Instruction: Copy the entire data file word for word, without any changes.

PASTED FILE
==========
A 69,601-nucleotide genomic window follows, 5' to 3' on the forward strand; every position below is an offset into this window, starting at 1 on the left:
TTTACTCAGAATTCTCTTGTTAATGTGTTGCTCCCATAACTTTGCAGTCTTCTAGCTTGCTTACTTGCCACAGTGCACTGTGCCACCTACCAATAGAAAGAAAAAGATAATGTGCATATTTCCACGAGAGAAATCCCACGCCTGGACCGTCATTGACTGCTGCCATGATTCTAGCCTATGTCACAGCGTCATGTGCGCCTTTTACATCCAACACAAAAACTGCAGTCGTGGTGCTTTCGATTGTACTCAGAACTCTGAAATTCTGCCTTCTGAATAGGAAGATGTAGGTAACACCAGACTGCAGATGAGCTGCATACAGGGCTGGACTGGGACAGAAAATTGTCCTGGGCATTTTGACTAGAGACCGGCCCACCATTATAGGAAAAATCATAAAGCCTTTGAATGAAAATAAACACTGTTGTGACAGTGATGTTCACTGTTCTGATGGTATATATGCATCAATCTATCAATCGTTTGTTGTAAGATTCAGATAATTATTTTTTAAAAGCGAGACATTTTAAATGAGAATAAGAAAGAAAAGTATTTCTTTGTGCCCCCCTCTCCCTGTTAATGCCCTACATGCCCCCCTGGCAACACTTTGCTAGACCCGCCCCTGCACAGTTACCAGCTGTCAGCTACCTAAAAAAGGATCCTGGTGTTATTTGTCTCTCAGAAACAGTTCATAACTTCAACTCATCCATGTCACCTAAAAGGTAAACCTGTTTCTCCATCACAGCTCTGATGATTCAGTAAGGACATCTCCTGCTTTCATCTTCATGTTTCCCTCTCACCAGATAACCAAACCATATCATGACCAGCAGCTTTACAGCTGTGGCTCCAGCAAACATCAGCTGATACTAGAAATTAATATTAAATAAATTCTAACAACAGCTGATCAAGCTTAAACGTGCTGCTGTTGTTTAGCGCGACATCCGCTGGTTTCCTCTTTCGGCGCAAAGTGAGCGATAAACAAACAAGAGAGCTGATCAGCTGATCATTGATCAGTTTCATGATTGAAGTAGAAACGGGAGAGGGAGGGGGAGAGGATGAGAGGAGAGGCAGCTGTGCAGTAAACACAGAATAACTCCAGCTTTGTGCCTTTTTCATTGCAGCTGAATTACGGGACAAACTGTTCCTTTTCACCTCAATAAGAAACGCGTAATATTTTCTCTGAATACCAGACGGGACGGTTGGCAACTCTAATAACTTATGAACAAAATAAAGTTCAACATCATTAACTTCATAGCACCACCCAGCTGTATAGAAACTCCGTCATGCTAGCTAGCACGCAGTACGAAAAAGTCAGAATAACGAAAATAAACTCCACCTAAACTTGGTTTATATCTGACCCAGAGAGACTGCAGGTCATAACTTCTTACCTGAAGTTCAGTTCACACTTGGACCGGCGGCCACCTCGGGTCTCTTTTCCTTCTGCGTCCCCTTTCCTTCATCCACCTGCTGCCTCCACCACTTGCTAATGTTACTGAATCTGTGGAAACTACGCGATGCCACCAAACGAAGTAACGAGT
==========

A 69,601-nucleotide genomic window follows, 5' to 3' on the forward strand; every position below is an offset into this window, starting at 1 on the left:
TTTACTCAGAATTCTCTTGTTAATGTGTTGCTCCCATAACTTTGCAGTCTTCTAGCTTGCTTACTTGCCACAGTGCACTGTGCCACCTACCAATAGAAAGAAAAAGATAATGTGCATATTTCCACGAGAGAAATCCCACGCCTGGACCGTCATTGACTGCTGCCATGATTCTAGCCTATGTCACAGCGTCATGTGCGCCTTTTACATCCAACACAAAAACTGCAGTCGTGGTGCTTTCGATTGTACTCAGAACTCTGAAATTCTGCCTTCTGAATAGGAAGATGTAGGTAACACCAGACTGCAGATGAGCTGCATACAGGGCTGGACTGGGACAGAAAATTGTCCTGGGCATTTTGACTAGAGACCGGCCCACCATTATAGGAAAAATCATAAAGCCTTTGAATGAAAATAAACACTGTTGTGACAGTGATGTTCACTGTTCTGATGGTATATATGCATCAATCTATCAATCGTTTGTTGTAAGATTCAGATAATTATTTTTTAAAAGCGAGACATTTTAAATGAGAATAAGAAAGAAAAGTATTTCTTTGTGCCCCCCTCTCCCTGTTAATGCCCTACATGCCCCCCTGGCAACACTTTGCTAGACCCGCCCCTGCACAGTTACCAGCTGTCAGCTACCTAAAAAAGGATCCTGGTGTTATTTGTCTCTCAGAAACAGTTCATAACTTCAACTCATCCATGTCACCTAAAAGGTAAACCTGTTTCTCCATCACAGCTCTGATGATTCAGTAAGGACATCTCCTGCTTTCATCTTCATGTTTCCCTCTCACCAGATAACCAAACCATATCATGACCAGCAGCTTTACAGCTGTGGCTCCAGCAAACATCAGCTGATACTAGAAATTAATATTAAATAAATTCTAACAACAGCTGATCAAGCTTAAACGTGCTGCTGTTGTTTAGCGCGACATCCGCTGGTTTCCTCTTTCGGCGCAAAGTGAGCGATAAACAAACAAGAGAGCTGATCAGCTGATCATTGATCAGTTTCATGATTGAAGTAGAAACGGGAGAGGGAGGGGGAGAGGATGAGAGGAGAGGCAGCTGTGCAGTAAACACAGAATAACTCCAGCTTTGTGCCTTTTTCATTGCAGCTGAATTACGGGACAAACTGTTCCTTTTCACCTCAATAAGAAACGCGTAATATTTTCTCTGAATACCAGACGGGACGGTTGGCAACTCTAATAACTTATGAACAAAATAAAGTTCAACATCATTAACTTCATAGCACCACCCAGCTGTATAGAAACTCCGTCATGCTAGCTAGCACGCAGTACGAAAAAGTCAGAATAACGAAAATAAACTCCACCTAAACTTGGTTTATATCTGACCCAGAGAGACTGCAGGTCATAACTTCTTACCTGAAGTTCAGTTCACACTTGGACCGGCGGCCACCTCGGGTCTCTTTTCCTTCTGCGTCCCCTTTCCTTCATCCACCTGCTGCCTCCACCACTTGCTAATGTTACTGAATCTGTGGAAACTACGCGATGCCACCAAACGAAGTAACGAGT